The joint Likud-Yisrael Beytenu Knesset list could bring the two parties 45 seats, according to Arthur Finkelstein, who advised Prime Minister Binyamin Netanyahu and Foreign Minister Avigdor Lieberman and encouraged to go ahead with the union.
“I have believed for several years that such a union is a good move,” Finkelstein told Channel 2 News in an interview Saturday. “Separately, Netanyahu and Lieberman have a similar electorate and each will contribute something to the other - together they are much more powerful.”
Speaking about the practical effects of the union, Finkelstein said, “The union will not only result in a stronger political coalition, because it will be easier to win the election with a united right bloc - it also makes Israel safer and more stable. It’s good for them, it's good for the country and good for the Jewish people.”
He predicted that the two parties “will receive at least the 42 seats they have now ... In the end, the people who supported Likud and Yisrael Beytenu in the past will remain united. I expect them to receive another three to five seats precisely because it would be a unified right bloc. I believe they will have 45 seats, or two to three more or less.”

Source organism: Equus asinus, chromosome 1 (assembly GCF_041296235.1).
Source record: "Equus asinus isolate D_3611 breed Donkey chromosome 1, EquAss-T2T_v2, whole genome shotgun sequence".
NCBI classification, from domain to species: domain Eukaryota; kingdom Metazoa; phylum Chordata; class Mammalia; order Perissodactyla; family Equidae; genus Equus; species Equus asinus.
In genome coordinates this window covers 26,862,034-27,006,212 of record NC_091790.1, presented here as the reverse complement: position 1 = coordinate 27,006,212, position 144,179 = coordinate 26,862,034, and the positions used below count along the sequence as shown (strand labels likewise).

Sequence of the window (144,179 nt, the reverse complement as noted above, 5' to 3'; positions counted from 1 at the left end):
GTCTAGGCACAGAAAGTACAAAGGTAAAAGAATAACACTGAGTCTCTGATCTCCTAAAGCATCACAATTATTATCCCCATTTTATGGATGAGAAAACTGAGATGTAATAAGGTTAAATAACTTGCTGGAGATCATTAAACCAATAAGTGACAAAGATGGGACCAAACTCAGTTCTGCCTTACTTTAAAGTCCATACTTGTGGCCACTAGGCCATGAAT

Such a unification, noted Finkelstein, “may attract more people from the center-right - especially those who went with Ariel Sharon to the Kadima party. This union should be very successful, because Israel is a country with a clear right majority.”
The first poll conducted after the surprise merger on Thursday night found that the change did not significantly strengthen the right. The mixed Likud-Yisrael Beytenu party would get 33 seats, pollsters found, more than the Likud had previously been expected to get, but less than the two parties had been expected to get while running separately.
The merger did not significantly change the balance between left and right-wing parties, which remained roughly even.
A Channel 10 News poll released on Friday found that 26% of Likud voters said they were opposed to the move. Of that number, 22% of voters indicated they would not vote for the Likud party in January’s elections.
The poll, however, is an initial one, and more than anything reflects the gut reaction of Likud voters to the move.
Lieberman revealed on Friday that the bombshell announcement was one year in the making.
“Talks about uniting started one year ago,” he said at an afternoon news conference. “A final decision was made nearly two months ago.”
“We must move away from the reality of many parties,” Lieberman declared. “Apparently we will never reach two parties like the United States, but we have to guarantee stability and ability to rule. Our race together definitely creates a new reality and I hope it is clear to everyone that there is no other alternative.”
“Everyone understands that it is much easier, and better, to manage the country with large parties and not fragments of parties with a lifespan of a single term and no ideology,” he continued.